Hypes, fads and dead-ends: a mere distraction from the real questions
Gaetano Dimita
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Yin Harn Lee
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Michaela MacDonald
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From Snow Crash to Ready Player One, the notion of a unified, immersive virtual world has long had a hold over our collective imagination. Over the last year, the ‘Metaverse’ has become something of a buzzword within the video game and technology circles. And while it continues to attract both considerable attention and investment, we probably still have more questions than answers with regards to what the Metaverse is or ought to be. Does it significantly differ from the many iterations of digital environments we have enjoyed over the last few decades? And if so, what is the core technology that drives the meta-revolution and how will it shake up the legal and regulatory landscape? On one side of the spectrum there are those arguing that the Metaverse does not and will never exist, at the other end those arguing that the Metaverse is already here and is the inevitable evolution of existing technological and communication platforms.

If the Metaverse is to become a reality, then legal and regulatory frameworks for governing the rights and obligations of users and — perhaps even more importantly — the rights and obligations of the platform and technology providers that operate them will become necessary. This raises all the unresolved debates from the 1990s and the advent of ‘cyberspace’: who determines what these rights and obligations are (and the underlying values from which they arise), how are they to be enforced (and by whom)? Questions about democracy, jurisdiction and enforcement remain and become even more urgent.

Fittingly, the articles featured in this issue of the Interactive Entertainment Law Review all address to some degree the liminal space where the digital world meets what is still often called ‘real life’. Jonker and Karjiker’s article ‘Copyright law in the MOBA genre: a comparative analysis of DOTA2 and League of Legends’ deals with the complex authorship and copyright ownership issues surrounding ‘Defence of the Ancients’ (DotA), one of the earliest examples of the Multiplayer Online Battle Arena (MOBA) genre, which began life as a player-created mod for the Blizzard video game Warcraft III. This illustrates the copyright challenges presented by large-scale, community-based projects and the legal issues that need to be dealt with when converting them into viable commercial products.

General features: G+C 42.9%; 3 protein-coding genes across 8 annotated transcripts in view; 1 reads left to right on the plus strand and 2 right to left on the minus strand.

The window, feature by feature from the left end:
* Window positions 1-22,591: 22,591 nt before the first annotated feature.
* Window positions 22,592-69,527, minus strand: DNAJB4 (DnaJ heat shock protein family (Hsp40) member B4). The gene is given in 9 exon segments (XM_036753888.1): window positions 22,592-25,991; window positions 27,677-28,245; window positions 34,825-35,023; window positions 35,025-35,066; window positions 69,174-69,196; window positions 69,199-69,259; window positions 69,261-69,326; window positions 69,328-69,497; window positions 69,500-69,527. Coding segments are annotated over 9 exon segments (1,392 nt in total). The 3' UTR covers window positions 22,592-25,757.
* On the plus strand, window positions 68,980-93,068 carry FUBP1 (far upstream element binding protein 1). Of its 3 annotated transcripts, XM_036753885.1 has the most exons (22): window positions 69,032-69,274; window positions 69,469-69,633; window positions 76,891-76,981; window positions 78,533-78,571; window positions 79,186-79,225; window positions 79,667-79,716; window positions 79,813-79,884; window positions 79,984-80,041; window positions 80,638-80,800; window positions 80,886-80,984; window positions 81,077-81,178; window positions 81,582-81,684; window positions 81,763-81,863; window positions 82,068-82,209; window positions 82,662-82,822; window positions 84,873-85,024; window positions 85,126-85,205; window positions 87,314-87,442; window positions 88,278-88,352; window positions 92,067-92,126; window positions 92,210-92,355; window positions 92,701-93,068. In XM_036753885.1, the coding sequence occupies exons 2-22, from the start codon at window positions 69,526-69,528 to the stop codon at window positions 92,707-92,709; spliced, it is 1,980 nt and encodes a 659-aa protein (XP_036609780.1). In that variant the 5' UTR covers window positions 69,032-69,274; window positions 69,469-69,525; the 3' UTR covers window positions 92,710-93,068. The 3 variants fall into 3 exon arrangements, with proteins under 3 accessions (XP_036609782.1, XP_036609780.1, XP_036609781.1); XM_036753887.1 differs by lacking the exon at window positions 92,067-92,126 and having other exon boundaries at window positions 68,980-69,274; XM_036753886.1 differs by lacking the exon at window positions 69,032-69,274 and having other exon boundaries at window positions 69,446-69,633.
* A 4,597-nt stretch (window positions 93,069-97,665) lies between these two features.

Salvatore Fasciana’s ‘The Gaming Theatre Company: players, gameplay, performance and the law’ provides a much-needed analysis of gameplay as a form of performance. The performative aspect of video games was already evident during an early stage, exemplified by teenagers crowding around arcade machines to watch and admire the feats of particularly skilled players. In contemporary times, this has been given added resonance by practices such as livestreaming and e-sports.

‘The impact of the Epic Games v. Apple case on developer monetization and payment systems’ by Julian Ward and Elaahe Farsimadan provides a timely reminder that video games — despite often feeling like immersive, self-contained worlds — do not exist in a digital bubble but are instead closely and inescapably intertwined with global systems of commerce.

And finally, ‘Copyright protection of video games: a comparative study’ by Despoina Farmaki sheds light on the legal nature of video games from a copyright perspective in this doctrinal and comparative analysis, looking closer at Germany, France, Greece and the UK.

As we continue to transform the journal, Professor Jon Festinger has decided to step down from his position as co-editor in chief of the IELR after five years. He has been one of the driving forces behind the launch of the only peer-reviewed journal on interactive entertainment law, and his work, experience and dedication were vital in the early stages of this endeavour. Jon will remain on the IELR editorial board and as a prominent member of the IELR community.